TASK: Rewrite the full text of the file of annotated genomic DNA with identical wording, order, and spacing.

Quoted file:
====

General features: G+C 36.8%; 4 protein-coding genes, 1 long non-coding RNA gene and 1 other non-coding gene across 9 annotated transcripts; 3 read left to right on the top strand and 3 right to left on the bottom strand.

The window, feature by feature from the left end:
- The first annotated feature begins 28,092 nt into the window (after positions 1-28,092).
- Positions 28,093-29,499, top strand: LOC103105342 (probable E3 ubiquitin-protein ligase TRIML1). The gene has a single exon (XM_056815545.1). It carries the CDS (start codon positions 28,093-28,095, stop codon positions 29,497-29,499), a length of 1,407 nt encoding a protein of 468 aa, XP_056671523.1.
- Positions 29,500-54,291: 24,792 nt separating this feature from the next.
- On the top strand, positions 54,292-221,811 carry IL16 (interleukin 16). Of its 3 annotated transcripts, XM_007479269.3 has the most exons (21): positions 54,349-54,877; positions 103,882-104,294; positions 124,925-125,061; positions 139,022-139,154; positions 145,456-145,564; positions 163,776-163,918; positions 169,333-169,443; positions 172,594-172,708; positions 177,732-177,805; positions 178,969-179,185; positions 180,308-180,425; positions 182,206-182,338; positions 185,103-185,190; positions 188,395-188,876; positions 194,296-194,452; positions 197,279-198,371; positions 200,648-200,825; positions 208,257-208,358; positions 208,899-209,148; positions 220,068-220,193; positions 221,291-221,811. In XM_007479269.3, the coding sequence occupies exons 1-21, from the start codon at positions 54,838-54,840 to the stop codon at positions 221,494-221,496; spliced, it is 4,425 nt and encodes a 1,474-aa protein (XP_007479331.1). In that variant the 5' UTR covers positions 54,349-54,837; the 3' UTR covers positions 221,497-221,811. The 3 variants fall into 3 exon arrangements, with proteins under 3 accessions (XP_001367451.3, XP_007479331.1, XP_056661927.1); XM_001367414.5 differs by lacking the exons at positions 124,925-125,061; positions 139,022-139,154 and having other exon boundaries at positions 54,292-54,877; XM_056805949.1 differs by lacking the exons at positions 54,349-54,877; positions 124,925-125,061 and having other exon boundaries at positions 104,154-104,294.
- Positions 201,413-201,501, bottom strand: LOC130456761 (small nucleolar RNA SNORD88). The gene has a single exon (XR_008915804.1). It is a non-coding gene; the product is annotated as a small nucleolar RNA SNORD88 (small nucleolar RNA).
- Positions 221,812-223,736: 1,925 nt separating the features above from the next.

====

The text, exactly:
General features: G+C 36.8%; 4 protein-coding genes, 1 long non-coding RNA gene and 1 other non-coding gene across 9 annotated transcripts; 3 read left to right on the top strand and 3 right to left on the bottom strand.

The window, feature by feature from the left end:
- The first annotated feature begins 28,092 nt into the window (after positions 1-28,092).
- Positions 28,093-29,499, top strand: LOC103105342 (probable E3 ubiquitin-protein ligase TRIML1). The gene has a single exon (XM_056815545.1). It carries the CDS (start codon positions 28,093-28,095, stop codon positions 29,497-29,499), a length of 1,407 nt encoding a protein of 468 aa, XP_056671523.1.
- Positions 29,500-54,291: 24,792 nt separating this feature from the next.
- On the top strand, positions 54,292-221,811 carry IL16 (interleukin 16). Of its 3 annotated transcripts, XM_007479269.3 has the most exons (21): positions 54,349-54,877; positions 103,882-104,294; positions 124,925-125,061; positions 139,022-139,154; positions 145,456-145,564; positions 163,776-163,918; positions 169,333-169,443; positions 172,594-172,708; positions 177,732-177,805; positions 178,969-179,185; positions 180,308-180,425; positions 182,206-182,338; positions 185,103-185,190; positions 188,395-188,876; positions 194,296-194,452; positions 197,279-198,371; positions 200,648-200,825; positions 208,257-208,358; positions 208,899-209,148; positions 220,068-220,193; positions 221,291-221,811. In XM_007479269.3, the coding sequence occupies exons 1-21, from the start codon at positions 54,838-54,840 to the stop codon at positions 221,494-221,496; spliced, it is 4,425 nt and encodes a 1,474-aa protein (XP_007479331.1). In that variant the 5' UTR covers positions 54,349-54,837; the 3' UTR covers positions 221,497-221,811. The 3 variants fall into 3 exon arrangements, with proteins under 3 accessions (XP_001367451.3, XP_007479331.1, XP_056661927.1); XM_001367414.5 differs by lacking the exons at positions 124,925-125,061; positions 139,022-139,154 and having other exon boundaries at positions 54,292-54,877; XM_056805949.1 differs by lacking the exons at positions 54,349-54,877; positions 124,925-125,061 and having other exon boundaries at positions 104,154-104,294.
- Positions 201,413-201,501, bottom strand: LOC130456761 (small nucleolar RNA SNORD88). The gene has a single exon (XR_008915804.1). It is a non-coding gene; the product is annotated as a small nucleolar RNA SNORD88 (small nucleolar RNA).
- Positions 221,812-223,736: 1,925 nt separating the features above from the next.